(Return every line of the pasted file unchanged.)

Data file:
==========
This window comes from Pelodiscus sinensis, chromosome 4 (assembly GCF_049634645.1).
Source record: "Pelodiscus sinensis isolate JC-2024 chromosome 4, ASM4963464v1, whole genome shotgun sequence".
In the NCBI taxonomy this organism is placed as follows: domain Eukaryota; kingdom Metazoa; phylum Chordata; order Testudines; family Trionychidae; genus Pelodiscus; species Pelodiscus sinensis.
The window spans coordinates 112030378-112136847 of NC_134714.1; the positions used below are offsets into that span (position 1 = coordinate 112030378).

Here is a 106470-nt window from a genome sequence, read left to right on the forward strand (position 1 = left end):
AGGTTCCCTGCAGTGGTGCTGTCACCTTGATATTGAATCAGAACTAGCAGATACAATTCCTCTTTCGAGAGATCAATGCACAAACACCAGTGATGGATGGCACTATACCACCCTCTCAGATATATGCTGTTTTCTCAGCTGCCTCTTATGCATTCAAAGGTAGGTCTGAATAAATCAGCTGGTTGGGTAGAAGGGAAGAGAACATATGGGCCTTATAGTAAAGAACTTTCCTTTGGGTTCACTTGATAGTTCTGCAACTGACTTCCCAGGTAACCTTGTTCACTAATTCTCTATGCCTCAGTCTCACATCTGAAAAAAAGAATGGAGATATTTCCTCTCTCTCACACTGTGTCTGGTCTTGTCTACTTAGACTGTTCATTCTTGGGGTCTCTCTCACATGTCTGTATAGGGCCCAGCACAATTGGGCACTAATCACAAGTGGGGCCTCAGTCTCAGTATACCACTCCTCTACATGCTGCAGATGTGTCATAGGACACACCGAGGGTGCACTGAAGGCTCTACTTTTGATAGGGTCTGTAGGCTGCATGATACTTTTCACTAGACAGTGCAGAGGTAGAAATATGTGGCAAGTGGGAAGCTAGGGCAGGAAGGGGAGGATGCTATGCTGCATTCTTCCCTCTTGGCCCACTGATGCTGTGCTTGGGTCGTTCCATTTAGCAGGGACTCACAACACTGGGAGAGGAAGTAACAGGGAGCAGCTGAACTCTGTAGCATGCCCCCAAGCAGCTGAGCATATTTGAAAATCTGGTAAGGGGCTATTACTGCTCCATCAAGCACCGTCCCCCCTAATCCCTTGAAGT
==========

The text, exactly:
This window comes from Pelodiscus sinensis, chromosome 4 (assembly GCF_049634645.1).
Source record: "Pelodiscus sinensis isolate JC-2024 chromosome 4, ASM4963464v1, whole genome shotgun sequence".
In the NCBI taxonomy this organism is placed as follows: domain Eukaryota; kingdom Metazoa; phylum Chordata; order Testudines; family Trionychidae; genus Pelodiscus; species Pelodiscus sinensis.
The window spans coordinates 112030378-112136847 of NC_134714.1; the positions used below are offsets into that span (position 1 = coordinate 112030378).

Here is a 106470-nt window from a genome sequence, read left to right on the forward strand (position 1 = left end):
AGGTTCCCTGCAGTGGTGCTGTCACCTTGATATTGAATCAGAACTAGCAGATACAATTCCTCTTTCGAGAGATCAATGCACAAACACCAGTGATGGATGGCACTATACCACCCTCTCAGATATATGCTGTTTTCTCAGCTGCCTCTTATGCATTCAAAGGTAGGTCTGAATAAATCAGCTGGTTGGGTAGAAGGGAAGAGAACATATGGGCCTTATAGTAAAGAACTTTCCTTTGGGTTCACTTGATAGTTCTGCAACTGACTTCCCAGGTAACCTTGTTCACTAATTCTCTATGCCTCAGTCTCACATCTGAAAAAAAGAATGGAGATATTTCCTCTCTCTCACACTGTGTCTGGTCTTGTCTACTTAGACTGTTCATTCTTGGGGTCTCTCTCACATGTCTGTATAGGGCCCAGCACAATTGGGCACTAATCACAAGTGGGGCCTCAGTCTCAGTATACCACTCCTCTACATGCTGCAGATGTGTCATAGGACACACCGAGGGTGCACTGAAGGCTCTACTTTTGATAGGGTCTGTAGGCTGCATGATACTTTTCACTAGACAGTGCAGAGGTAGAAATATGTGGCAAGTGGGAAGCTAGGGCAGGAAGGGGAGGATGCTATGCTGCATTCTTCCCTCTTGGCCCACTGATGCTGTGCTTGGGTCGTTCCATTTAGCAGGGACTCACAACACTGGGAGAGGAAGTAACAGGGAGCAGCTGAACTCTGTAGCATGCCCCCAAGCAGCTGAGCATATTTGAAAATCTGGTAAGGGGCTATTACTGCTCCATCAAGCACCGTCCCCCCTAATCCCTTGAAGT